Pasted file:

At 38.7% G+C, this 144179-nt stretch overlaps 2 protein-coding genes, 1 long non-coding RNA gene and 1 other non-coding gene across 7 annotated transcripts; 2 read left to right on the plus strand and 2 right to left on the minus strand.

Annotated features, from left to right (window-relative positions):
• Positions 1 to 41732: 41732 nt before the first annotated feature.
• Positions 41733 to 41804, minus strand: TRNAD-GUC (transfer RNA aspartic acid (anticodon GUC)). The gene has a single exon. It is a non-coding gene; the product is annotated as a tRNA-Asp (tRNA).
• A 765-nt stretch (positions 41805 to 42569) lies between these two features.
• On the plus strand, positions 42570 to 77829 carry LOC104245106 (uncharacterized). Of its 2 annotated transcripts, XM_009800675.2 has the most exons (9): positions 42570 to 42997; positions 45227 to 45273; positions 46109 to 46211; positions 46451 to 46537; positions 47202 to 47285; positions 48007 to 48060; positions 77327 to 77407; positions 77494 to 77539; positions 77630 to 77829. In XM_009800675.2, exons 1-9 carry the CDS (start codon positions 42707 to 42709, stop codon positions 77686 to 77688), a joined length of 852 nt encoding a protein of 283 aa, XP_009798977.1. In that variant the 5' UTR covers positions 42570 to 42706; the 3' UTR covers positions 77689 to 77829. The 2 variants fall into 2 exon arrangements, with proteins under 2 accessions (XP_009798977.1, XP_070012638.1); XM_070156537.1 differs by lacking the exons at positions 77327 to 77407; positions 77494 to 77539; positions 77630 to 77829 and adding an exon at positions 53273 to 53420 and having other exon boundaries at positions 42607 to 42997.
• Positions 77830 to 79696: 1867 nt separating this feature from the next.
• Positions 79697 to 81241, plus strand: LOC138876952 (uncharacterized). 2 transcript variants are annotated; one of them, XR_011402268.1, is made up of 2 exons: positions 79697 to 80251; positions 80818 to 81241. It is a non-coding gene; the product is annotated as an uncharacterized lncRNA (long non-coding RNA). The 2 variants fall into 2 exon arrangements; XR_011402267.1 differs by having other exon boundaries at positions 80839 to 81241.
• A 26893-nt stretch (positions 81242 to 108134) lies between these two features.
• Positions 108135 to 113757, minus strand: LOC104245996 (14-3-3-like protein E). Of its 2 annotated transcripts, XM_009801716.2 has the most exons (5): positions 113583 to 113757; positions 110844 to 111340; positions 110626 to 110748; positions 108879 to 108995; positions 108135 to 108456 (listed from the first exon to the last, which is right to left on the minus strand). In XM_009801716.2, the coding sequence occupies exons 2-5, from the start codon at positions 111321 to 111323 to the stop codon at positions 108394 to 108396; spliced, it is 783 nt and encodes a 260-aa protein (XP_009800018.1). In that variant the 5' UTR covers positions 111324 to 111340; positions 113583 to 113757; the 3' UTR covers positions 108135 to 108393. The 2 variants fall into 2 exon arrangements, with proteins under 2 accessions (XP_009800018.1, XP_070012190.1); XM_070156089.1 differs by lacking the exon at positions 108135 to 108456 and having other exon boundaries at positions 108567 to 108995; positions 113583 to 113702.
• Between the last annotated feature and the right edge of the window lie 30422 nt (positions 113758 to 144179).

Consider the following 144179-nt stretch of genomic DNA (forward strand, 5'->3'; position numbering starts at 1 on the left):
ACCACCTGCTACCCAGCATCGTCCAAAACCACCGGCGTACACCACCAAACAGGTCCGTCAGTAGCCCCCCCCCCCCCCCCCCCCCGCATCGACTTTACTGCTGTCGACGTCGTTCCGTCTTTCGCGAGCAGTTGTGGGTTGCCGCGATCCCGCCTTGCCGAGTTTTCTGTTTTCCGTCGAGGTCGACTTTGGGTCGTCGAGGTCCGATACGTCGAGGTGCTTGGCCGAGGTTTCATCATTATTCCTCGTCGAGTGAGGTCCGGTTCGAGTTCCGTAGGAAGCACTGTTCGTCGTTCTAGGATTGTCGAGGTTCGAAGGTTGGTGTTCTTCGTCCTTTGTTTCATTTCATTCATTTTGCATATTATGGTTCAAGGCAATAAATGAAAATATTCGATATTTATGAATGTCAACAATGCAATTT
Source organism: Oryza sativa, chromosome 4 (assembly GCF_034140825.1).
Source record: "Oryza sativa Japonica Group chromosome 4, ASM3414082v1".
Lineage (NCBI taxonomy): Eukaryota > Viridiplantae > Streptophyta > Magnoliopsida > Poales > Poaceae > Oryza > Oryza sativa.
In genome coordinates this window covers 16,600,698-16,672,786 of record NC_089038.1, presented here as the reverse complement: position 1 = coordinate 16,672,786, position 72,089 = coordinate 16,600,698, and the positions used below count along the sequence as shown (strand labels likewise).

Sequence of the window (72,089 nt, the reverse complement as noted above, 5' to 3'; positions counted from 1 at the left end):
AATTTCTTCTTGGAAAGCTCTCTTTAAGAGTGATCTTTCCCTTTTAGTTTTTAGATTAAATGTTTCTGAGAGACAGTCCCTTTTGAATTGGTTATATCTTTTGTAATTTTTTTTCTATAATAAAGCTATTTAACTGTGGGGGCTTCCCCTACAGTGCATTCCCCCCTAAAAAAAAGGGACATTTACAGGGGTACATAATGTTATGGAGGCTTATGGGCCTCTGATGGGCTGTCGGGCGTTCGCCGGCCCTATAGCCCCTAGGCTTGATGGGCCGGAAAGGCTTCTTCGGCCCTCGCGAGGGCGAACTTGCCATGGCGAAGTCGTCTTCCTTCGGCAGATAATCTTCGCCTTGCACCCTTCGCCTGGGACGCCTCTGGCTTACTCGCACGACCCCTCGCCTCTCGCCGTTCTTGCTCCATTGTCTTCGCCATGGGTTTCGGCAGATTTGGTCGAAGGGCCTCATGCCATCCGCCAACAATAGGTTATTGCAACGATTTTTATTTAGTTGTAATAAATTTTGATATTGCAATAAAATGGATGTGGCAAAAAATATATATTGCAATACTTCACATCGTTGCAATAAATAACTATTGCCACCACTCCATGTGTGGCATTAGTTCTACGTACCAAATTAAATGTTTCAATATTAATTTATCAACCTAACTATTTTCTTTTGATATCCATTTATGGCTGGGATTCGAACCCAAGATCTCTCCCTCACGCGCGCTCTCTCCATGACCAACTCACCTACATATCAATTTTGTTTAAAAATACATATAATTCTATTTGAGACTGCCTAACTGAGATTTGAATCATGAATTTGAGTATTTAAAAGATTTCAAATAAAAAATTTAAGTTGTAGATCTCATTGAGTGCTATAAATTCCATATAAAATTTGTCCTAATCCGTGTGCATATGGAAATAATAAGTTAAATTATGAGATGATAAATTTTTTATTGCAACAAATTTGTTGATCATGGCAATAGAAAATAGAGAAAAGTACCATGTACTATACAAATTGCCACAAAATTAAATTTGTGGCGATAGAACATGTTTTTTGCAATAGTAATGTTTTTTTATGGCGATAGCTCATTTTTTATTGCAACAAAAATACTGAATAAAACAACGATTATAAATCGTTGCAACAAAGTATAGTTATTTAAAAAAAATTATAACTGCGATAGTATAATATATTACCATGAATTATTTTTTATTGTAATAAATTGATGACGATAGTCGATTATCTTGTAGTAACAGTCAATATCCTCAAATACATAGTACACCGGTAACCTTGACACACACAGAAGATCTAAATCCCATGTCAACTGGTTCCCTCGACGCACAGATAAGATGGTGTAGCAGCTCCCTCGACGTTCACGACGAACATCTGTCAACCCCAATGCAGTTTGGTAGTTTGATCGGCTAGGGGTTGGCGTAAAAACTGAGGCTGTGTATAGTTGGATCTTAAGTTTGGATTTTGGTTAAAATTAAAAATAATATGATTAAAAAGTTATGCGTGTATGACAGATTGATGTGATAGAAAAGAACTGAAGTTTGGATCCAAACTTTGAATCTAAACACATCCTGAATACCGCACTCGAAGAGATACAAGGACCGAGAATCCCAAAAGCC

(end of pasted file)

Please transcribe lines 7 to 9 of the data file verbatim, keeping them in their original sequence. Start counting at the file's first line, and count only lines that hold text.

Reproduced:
• Positions 77830 to 79696: 1867 nt separating this feature from the next.
• Positions 79697 to 81241, plus strand: LOC138876952 (uncharacterized). 2 transcript variants are annotated; one of them, XR_011402268.1, is made up of 2 exons: positions 79697 to 80251; positions 80818 to 81241. It is a non-coding gene; the product is annotated as an uncharacterized lncRNA (long non-coding RNA). The 2 variants fall into 2 exon arrangements; XR_011402267.1 differs by having other exon boundaries at positions 80839 to 81241.
• A 26893-nt stretch (positions 81242 to 108134) lies between these two features.